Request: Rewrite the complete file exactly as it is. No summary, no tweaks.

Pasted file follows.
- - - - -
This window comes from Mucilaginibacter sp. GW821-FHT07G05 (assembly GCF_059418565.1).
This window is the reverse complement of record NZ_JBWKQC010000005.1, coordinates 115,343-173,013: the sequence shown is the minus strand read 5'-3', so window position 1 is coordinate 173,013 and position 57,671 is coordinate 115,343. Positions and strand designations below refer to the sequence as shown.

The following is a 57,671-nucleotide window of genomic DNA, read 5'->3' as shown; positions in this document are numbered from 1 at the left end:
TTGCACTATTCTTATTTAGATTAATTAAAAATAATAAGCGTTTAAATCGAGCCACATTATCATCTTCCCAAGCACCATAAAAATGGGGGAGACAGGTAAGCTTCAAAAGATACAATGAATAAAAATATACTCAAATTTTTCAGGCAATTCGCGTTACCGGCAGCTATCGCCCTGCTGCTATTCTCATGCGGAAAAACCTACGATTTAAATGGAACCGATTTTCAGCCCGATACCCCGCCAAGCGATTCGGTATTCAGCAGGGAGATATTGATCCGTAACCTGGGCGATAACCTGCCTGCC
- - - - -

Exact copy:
This window comes from Mucilaginibacter sp. GW821-FHT07G05 (assembly GCF_059418565.1).
This window is the reverse complement of record NZ_JBWKQC010000005.1, coordinates 115,343-173,013: the sequence shown is the minus strand read 5'-3', so window position 1 is coordinate 173,013 and position 57,671 is coordinate 115,343. Positions and strand designations below refer to the sequence as shown.

The following is a 57,671-nucleotide window of genomic DNA, read 5'->3' as shown; positions in this document are numbered from 1 at the left end:
TTGCACTATTCTTATTTAGATTAATTAAAAATAATAAGCGTTTAAATCGAGCCACATTATCATCTTCCCAAGCACCATAAAAATGGGGGAGACAGGTAAGCTTCAAAAGATACAATGAATAAAAATATACTCAAATTTTTCAGGCAATTCGCGTTACCGGCAGCTATCGCCCTGCTGCTATTCTCATGCGGAAAAACCTACGATTTAAATGGAACCGATTTTCAGCCCGATACCCCGCCAAGCGATTCGGTATTCAGCAGGGAGATATTGATCCGTAACCTGGGCGATAACCTGCCTGCC